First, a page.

Roselle board expected to vote next week on marijuana sales, cultivation
The Roselle village board is finalizing plans to lift a ban on marijuana sales and commercial growers in town.
The village board is expected to vote Aug. 2 whether to allow businesses that sell marijuana products and marijuana cultivation in certain neighborhoods. The board met on Monday to discuss where the businesses would be allowed if the ban is lifted.
The proposal before the village board would allow stores selling marijuana in most business districts as long as the stores meet certain requirements. Marijuana sales would not be allowed in the Main Street area, and board members agreed that on-site consumption should be prohibited.
The most likely locations would be along Irving Park Road or near Roselle Road and Nerge Road, board members said. Growing and cultivation sites would be allowed in industrial districts along Gary Avenue, Lake Street, Central Avenue and Medinah Road.
The planning and zoning commission approved of allowing the sites on June 9.
"Looking back, we've been talking about this for two years now and extended the moratorium twice," Mayor David Pileski said. "I'm proud of all the work and research that our staff did to get to this."
While municipalities can't ban possession or use of marijuana by adults, they can prohibit its sale in their communities. Roselle's prohibition was enacted in December 2019, just before recreational marijuana became legal in Illinois.
Roselle trustees are considering the possibility of allowing recreational marijuana businesses because voters approved two cannabis-related questions in an advisory referendum in the April election. One asked if recreational marijuana sales should be allowed in town, and the other asked if the village should permit "growing, infusion, cultivation, processing, and transporting" of recreational marijuana.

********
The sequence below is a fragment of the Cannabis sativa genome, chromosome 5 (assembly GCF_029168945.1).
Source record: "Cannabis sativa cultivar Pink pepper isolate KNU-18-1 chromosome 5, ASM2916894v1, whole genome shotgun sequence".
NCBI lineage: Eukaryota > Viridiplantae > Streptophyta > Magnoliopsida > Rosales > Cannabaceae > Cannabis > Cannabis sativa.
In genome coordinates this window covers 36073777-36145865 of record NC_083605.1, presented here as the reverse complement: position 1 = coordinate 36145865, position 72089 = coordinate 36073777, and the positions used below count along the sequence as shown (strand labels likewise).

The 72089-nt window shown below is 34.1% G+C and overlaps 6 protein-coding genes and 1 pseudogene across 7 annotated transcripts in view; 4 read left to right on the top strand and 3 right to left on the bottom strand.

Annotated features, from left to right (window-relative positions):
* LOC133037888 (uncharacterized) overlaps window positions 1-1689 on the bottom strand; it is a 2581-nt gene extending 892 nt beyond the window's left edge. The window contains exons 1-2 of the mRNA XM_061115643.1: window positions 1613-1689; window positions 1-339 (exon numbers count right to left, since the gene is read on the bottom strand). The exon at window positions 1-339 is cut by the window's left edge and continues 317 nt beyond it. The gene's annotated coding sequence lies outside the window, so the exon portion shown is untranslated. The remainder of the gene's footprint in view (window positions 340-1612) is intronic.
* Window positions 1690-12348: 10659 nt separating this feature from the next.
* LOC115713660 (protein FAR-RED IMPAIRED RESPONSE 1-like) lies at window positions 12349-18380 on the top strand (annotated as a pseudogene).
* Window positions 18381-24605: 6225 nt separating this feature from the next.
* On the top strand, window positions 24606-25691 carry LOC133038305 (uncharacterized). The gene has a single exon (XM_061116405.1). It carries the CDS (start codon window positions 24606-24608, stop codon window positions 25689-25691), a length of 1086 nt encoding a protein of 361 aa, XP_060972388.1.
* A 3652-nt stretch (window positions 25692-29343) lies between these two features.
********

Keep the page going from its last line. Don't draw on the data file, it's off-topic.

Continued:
Trustee Wayne Domke said Monday that one planning and zoning meeting was not enough time and information to determine the best course of action, saying the village sought no input from other businesses in Roselle and that low turnout in the April election meant not enough people weighed in on the matter.
"Once the genie is out of the bottle, we would have a tough time reversing our decisions," Domke said.
Trustee Tom Della Penna disagreed, saying the board's responsibility it to consider how people voted, regardless of the turnout.
If Roselle permits marijuana sales, individual businesses would need village approval to open. In addition, the Roselle Police Department would need to approve a business's security plan.
Pileski said that while no businesses have approached the village, he anticipates that might change when licenses are issued by the state in the coming weeks.